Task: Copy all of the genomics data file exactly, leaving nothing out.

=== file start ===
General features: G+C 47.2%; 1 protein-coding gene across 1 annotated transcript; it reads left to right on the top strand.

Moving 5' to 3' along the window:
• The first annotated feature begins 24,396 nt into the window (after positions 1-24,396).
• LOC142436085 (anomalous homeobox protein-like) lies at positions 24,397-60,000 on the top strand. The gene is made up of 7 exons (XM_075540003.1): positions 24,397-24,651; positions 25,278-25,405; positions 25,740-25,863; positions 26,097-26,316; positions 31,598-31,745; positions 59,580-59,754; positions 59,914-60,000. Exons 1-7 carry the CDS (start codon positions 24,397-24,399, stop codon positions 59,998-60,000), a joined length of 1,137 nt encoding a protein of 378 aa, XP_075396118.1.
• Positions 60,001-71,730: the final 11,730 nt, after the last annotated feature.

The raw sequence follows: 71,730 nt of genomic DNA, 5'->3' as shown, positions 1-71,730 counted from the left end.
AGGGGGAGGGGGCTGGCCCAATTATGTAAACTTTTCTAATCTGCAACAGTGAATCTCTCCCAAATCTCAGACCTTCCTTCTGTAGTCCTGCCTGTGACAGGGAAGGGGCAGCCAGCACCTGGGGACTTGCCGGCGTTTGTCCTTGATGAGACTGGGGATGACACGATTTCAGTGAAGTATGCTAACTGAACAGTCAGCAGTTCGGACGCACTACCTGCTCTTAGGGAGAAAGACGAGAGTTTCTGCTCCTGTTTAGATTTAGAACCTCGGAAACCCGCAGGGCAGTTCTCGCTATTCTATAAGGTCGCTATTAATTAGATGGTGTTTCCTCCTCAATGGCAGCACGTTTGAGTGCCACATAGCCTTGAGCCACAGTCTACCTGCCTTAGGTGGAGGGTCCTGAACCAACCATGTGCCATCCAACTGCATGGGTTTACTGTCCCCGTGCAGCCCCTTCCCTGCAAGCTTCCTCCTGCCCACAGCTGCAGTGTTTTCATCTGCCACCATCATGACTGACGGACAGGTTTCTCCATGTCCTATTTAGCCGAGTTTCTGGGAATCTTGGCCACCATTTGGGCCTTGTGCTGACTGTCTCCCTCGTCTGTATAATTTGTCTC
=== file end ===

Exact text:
General features: G+C 47.2%; 1 protein-coding gene across 1 annotated transcript; it reads left to right on the top strand.

Moving 5' to 3' along the window:
• The first annotated feature begins 24,396 nt into the window (after positions 1-24,396).
• LOC142436085 (anomalous homeobox protein-like) lies at positions 24,397-60,000 on the top strand. The gene is made up of 7 exons (XM_075540003.1): positions 24,397-24,651; positions 25,278-25,405; positions 25,740-25,863; positions 26,097-26,316; positions 31,598-31,745; positions 59,580-59,754; positions 59,914-60,000. Exons 1-7 carry the CDS (start codon positions 24,397-24,399, stop codon positions 59,998-60,000), a joined length of 1,137 nt encoding a protein of 378 aa, XP_075396118.1.
• Positions 60,001-71,730: the final 11,730 nt, after the last annotated feature.

The raw sequence follows: 71,730 nt of genomic DNA, 5'->3' as shown, positions 1-71,730 counted from the left end.
AGGGGGAGGGGGCTGGCCCAATTATGTAAACTTTTCTAATCTGCAACAGTGAATCTCTCCCAAATCTCAGACCTTCCTTCTGTAGTCCTGCCTGTGACAGGGAAGGGGCAGCCAGCACCTGGGGACTTGCCGGCGTTTGTCCTTGATGAGACTGGGGATGACACGATTTCAGTGAAGTATGCTAACTGAACAGTCAGCAGTTCGGACGCACTACCTGCTCTTAGGGAGAAAGACGAGAGTTTCTGCTCCTGTTTAGATTTAGAACCTCGGAAACCCGCAGGGCAGTTCTCGCTATTCTATAAGGTCGCTATTAATTAGATGGTGTTTCCTCCTCAATGGCAGCACGTTTGAGTGCCACATAGCCTTGAGCCACAGTCTACCTGCCTTAGGTGGAGGGTCCTGAACCAACCATGTGCCATCCAACTGCATGGGTTTACTGTCCCCGTGCAGCCCCTTCCCTGCAAGCTTCCTCCTGCCCACAGCTGCAGTGTTTTCATCTGCCACCATCATGACTGACGGACAGGTTTCTCCATGTCCTATTTAGCCGAGTTTCTGGGAATCTTGGCCACCATTTGGGCCTTGTGCTGACTGTCTCCCTCGTCTGTATAATTTGTCTC